This blog is an account of the battles that I was involved in at the Bill Hooks BASH held on September 4th at Boards and Swords in Derby. For more details of the actual event, please refer to my earlier blog, Bill Hooks BASH part one.
As always, it is difficult to participate in the battles, take photos and record exactly what happened. So the accounts are written after the event, from the brief notes that I made and of course, are totally biased from my perspective. As such, I suspect that makes my reports as reliable as the chroniclers of the time! If you get to talk to my opponents, they may hold a different view of what really happened! I must also apologise for not getting photos of every battle or even every army – there really was too much going on!
BATTLE ONE vs Sir John Csonka
It’s worth mentioning that John had travelled all the way from Bournemouth on the coach to join us on the day. This was to be his first ever battle using the Bill Hooks rules. He had borrowed an army, very kindly supplied by one of the other players ( Robbie, I think), so as a result, he was limited in the options that he had for his troops. With an army composed of just Bows, Bills and Men At Arms, John adopted a defensive position on the top of a hill at the back of the table and invited me to attack and do my worst – I was happy to oblige!
The movement phase was a somewhat one sided affair as I redeployed my artillery and the battle opened with them opening fire without effect on the opposing army. I had moved my main ward within long range bowshot of John’s defensive position. The idea was that we would either tempt John off of the hill or let him use his arrow supplies at long range whilst I moved my MAA into position to charge. My opening bow shots caused a bit of damage to John’s archers. To my surprise, John’s opening shots at long range killed seven of my archers in Lord Harry Hotspurs unit. At the end of the turn they were forced to make a morale check. A roll of 8 + would be good enough, with a 5, 6 or 7 causing the unit to be daunted and to fall back. I rolled a 3 and a 1!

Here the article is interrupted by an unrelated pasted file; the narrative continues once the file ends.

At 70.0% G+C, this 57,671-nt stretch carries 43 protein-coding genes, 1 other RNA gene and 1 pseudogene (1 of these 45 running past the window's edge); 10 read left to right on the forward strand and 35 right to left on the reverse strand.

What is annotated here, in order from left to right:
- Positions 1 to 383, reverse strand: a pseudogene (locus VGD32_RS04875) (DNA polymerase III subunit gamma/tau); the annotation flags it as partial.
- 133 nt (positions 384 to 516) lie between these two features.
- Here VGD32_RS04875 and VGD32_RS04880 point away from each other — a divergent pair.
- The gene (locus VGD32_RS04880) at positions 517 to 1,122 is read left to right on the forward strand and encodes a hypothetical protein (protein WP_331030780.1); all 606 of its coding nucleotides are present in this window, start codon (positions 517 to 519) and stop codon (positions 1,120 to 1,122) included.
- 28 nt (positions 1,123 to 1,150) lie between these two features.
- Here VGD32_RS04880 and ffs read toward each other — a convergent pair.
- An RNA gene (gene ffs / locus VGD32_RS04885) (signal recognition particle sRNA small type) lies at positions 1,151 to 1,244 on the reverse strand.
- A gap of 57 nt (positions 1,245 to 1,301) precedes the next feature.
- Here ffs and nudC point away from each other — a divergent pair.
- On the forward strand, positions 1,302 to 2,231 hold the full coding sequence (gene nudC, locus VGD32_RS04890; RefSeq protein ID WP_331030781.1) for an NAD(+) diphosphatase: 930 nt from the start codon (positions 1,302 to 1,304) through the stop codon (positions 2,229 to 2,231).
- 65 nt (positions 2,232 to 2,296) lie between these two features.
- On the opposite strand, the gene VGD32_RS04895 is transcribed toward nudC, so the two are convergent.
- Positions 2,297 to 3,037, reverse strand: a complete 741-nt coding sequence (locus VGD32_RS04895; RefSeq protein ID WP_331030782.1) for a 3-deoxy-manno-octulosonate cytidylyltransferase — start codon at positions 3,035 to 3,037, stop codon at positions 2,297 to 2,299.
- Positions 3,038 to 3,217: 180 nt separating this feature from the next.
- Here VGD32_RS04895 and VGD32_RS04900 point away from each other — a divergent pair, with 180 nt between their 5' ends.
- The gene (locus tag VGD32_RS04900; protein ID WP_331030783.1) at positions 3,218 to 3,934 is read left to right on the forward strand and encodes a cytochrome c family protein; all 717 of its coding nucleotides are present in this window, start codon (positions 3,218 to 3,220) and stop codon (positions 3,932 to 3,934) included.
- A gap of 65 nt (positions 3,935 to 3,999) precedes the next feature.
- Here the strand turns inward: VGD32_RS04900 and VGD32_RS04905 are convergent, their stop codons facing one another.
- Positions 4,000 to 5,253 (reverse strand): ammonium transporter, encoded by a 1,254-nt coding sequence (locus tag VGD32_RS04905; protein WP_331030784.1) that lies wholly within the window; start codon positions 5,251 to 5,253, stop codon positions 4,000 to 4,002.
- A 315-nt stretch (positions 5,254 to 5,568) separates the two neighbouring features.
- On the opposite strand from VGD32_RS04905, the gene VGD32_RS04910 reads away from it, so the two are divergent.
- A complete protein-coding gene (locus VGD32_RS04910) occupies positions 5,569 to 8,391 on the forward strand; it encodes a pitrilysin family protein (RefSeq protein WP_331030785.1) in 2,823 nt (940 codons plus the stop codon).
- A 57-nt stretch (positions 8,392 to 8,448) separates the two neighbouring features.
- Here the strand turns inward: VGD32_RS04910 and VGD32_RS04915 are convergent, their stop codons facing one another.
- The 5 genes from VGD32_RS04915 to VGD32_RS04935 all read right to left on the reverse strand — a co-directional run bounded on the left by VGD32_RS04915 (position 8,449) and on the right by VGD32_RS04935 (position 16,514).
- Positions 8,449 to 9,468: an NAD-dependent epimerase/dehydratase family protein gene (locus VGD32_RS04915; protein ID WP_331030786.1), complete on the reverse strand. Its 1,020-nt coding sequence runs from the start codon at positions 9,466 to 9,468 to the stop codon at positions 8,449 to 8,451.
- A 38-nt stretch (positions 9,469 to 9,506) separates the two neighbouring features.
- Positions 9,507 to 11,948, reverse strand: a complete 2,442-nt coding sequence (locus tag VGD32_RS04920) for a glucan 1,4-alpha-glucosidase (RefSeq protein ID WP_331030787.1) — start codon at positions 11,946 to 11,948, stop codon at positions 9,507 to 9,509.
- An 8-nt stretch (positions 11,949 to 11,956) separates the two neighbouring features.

This would cause the unit to rout! I used Harry Hotspur’s command status to reroll the 1. I rolled another one…The whole block, along with Sir Harry ran from the table – game over! With the benefit of hindsight, I only needed to test the archer unit’s morale as the casualties were caused by shooting. Once they failed, they would have routed back through Sir Harry and his MAA but not caused any further morale checks with the MAA as they would ignore the archers plight. However, Once I chose to use Sir Harry’s reroll it seemed only fair that he should abide by the result – served me right!
As that battle had ended so quickly, John kindly suggested that I re instate Sir Harry ( less his cowardly troops!) and we carried on with the battle. A desperate struggle ensued, with Lord Harry Hotspur and his remaining ward and Sir Eric Die Hard grinding down Johns position and gradually temptimg them to advance. The Kern nearly won the battle for me. Having ground down a unit of MAA that were holding the flank and forced them to fall back daunted, the Kern nearly killed John’s isolated C in C. He escaped the combat with one wound, somewhat shaken but was able to re-join another unit and find safety.
The battle came to it’s second conclusion when Sir Daniel Rose charged his light cavalry unit at a unit of Billmen that had become exposed. If he could force a morale check, Johns army was in danger of routing. Although Sir Daniel won the combat 5 wounds to 4 he managed to roll another 1 when checking for wounds on the leader. As a dolt, he had only one wound and was killed. We decided that both units should test morale. The result was predictable and whilst John’s men stood, the few remaining light horse routed, giving a second decisive victory to John!
Battle Two vs Sir Ralph Dutton
Sir Ralphs army livery was based on his family name and his home location. The army was fairly ‘bow heavy’ and Sir Ralph adopted an aggressive strategy, advancing rapidly to bring his superior firepower into range of his opponents. The opening moves saw two significant events. I drew my first and only special event card of the day and caused a rainstorm preventing any firing in the first turn. Under cover of the rain, my Kern were able to advance quickly down the left flank, threatening the rear of Sir Ralph’s army. I was also move towards Sir Ralphs Bow men line safe in the knowledge that he would be unable to unleash an arrow storm for the time being.